Category: Critical Thinkingfeaturedskepticism

  • Article by: Edward Clint

    Ed Clint is a bioanthropology graduate student at UCLA, cofounder of Skeptic Ink, and USAF veteran.
    • kiiski

      A lot of current Christmas traditions are certainly recent inventions- however, according to this article from the Dickens project, the history is more complex than Christmas being invented by Dickens and a few other Victorians:

      • I don’t find that that account disputes much of the above. It suggests Christmas was “popular” but gives little evidence that it was. I am aware that Christmas had enjoyed previous popularity (and it had been a game piece in the counter-reformation). This means that as it faded in popularity the number of people holding it important was never zero, just small enough not to be an important article of cultural practice and identity. Perhaps it was more popular than Tom Flynn or I suppose. I will stand to be corrected on it.

        I would also maintain that nearly everything that is now emblematic of Christmas was invented by Victorians (not necessarily Dickens, note that his stories do not mention Santa Claus at all).

    • kiiski

      The “no culture on Earth…” generalisation also seems unwarranted, since there wasn’t a similar Puritan-inspired breach in continuity for Northern European Yule, German Christmas celebrations, or in the Catholic areas of Europe.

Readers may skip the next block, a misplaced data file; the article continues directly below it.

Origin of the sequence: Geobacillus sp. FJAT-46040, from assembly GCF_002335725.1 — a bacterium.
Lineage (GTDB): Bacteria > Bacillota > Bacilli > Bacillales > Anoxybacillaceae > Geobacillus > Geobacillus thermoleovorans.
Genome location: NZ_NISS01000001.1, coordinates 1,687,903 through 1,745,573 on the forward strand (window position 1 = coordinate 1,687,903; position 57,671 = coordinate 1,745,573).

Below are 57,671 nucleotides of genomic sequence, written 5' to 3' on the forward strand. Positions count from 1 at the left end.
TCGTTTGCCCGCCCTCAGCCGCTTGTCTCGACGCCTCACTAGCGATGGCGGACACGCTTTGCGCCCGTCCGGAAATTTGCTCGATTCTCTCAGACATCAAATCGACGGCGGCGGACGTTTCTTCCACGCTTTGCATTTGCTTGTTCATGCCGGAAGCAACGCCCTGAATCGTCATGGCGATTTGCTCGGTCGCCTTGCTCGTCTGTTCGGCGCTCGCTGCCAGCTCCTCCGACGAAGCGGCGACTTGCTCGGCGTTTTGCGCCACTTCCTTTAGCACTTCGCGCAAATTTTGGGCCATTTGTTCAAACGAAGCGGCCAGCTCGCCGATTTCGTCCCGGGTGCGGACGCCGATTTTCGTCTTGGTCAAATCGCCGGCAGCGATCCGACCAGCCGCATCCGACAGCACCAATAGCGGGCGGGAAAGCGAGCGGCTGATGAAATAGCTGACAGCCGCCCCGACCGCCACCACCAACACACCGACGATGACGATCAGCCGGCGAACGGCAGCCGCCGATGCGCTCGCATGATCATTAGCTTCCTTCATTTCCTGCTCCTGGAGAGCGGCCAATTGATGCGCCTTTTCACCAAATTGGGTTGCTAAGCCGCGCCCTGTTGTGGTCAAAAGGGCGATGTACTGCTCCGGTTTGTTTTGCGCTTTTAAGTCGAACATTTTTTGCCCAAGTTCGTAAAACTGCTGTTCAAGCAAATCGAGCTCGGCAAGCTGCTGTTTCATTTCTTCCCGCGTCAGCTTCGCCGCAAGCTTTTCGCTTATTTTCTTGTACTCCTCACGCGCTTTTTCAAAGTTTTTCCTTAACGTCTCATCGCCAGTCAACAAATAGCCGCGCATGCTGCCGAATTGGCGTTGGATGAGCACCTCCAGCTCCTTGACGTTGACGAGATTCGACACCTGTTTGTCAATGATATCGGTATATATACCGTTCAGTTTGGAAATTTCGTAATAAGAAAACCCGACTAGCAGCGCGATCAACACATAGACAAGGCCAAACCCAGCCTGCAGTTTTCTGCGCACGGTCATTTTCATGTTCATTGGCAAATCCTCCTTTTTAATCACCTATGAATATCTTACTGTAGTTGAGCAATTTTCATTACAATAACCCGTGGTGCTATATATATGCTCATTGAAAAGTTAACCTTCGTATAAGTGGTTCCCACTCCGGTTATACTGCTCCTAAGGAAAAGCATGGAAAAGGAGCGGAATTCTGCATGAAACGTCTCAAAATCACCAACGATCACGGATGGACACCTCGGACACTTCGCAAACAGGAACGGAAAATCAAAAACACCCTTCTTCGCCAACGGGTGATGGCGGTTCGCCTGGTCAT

• kraut2

      “In the Early Middle Ages, Christmas Day was overshadowed by Epiphany, which in western Christianity focused on the visit of the magi.
      But the medieval calendar was dominated by Christmas-related holidays.
      The forty days before Christmas became the “forty days of St. Martin”
      (which began on November 11, the feast of St. Martin of Tours), now known as Advent.[46] In Italy, former Saturnalian traditions were attached to Advent.[46] Around the 12th century, these traditions transferred again to the Twelve Days of Christmas (December 25 – January 5); a time that appears in the liturgical calendars as Christmastide or Twelve Holy Days.[46]”

      “The prominence of Christmas Day increased gradually after Charlemagne was crowned Emperor on Christmas Day in 800. King Edmund the Martyr was anointed on Christmas in 855 and King William I of England was crowned on Christmas Day 1066.”

      “By the High Middle Ages, the holiday had become so prominent that chroniclers routinely noted where various magnates celebrated Christmas. King Richard II of England hosted a Christmas feast in 1377 at which twenty-eight oxen and three hundred sheep were eaten.[46] The Yule boar was a common feature of medieval Christmas feasts. Caroling
      also became popular, and was originally a group of dancers who sang.
      The group was composed of a lead singer and a ring of dancers that